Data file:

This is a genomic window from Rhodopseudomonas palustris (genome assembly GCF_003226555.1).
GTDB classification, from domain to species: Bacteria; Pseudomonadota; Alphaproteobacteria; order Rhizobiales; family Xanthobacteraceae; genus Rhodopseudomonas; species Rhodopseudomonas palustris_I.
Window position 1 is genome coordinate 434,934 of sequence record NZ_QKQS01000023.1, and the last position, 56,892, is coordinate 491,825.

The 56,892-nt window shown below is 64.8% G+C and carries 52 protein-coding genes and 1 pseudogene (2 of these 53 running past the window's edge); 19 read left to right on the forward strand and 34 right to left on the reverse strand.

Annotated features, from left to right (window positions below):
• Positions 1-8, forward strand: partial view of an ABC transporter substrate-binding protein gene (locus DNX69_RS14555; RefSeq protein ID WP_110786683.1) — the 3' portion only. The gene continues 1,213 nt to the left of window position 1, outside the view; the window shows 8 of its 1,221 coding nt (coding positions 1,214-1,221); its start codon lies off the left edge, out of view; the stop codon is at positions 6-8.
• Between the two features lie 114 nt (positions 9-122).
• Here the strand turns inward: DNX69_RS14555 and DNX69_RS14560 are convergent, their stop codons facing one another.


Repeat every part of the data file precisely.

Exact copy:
This is a genomic window from Rhodopseudomonas palustris (genome assembly GCF_003226555.1).
GTDB classification, from domain to species: Bacteria; Pseudomonadota; Alphaproteobacteria; order Rhizobiales; family Xanthobacteraceae; genus Rhodopseudomonas; species Rhodopseudomonas palustris_I.
Window position 1 is genome coordinate 434,934 of sequence record NZ_QKQS01000023.1, and the last position, 56,892, is coordinate 491,825.

The 56,892-nt window shown below is 64.8% G+C and carries 52 protein-coding genes and 1 pseudogene (2 of these 53 running past the window's edge); 19 read left to right on the forward strand and 34 right to left on the reverse strand.

Annotated features, from left to right (window positions below):
• Positions 1-8, forward strand: partial view of an ABC transporter substrate-binding protein gene (locus DNX69_RS14555; RefSeq protein ID WP_110786683.1) — the 3' portion only. The gene continues 1,213 nt to the left of window position 1, outside the view; the window shows 8 of its 1,221 coding nt (coding positions 1,214-1,221); its start codon lies off the left edge, out of view; the stop codon is at positions 6-8.
• Between the two features lie 114 nt (positions 9-122).
• Here the strand turns inward: DNX69_RS14555 and DNX69_RS14560 are convergent, their stop codons facing one another.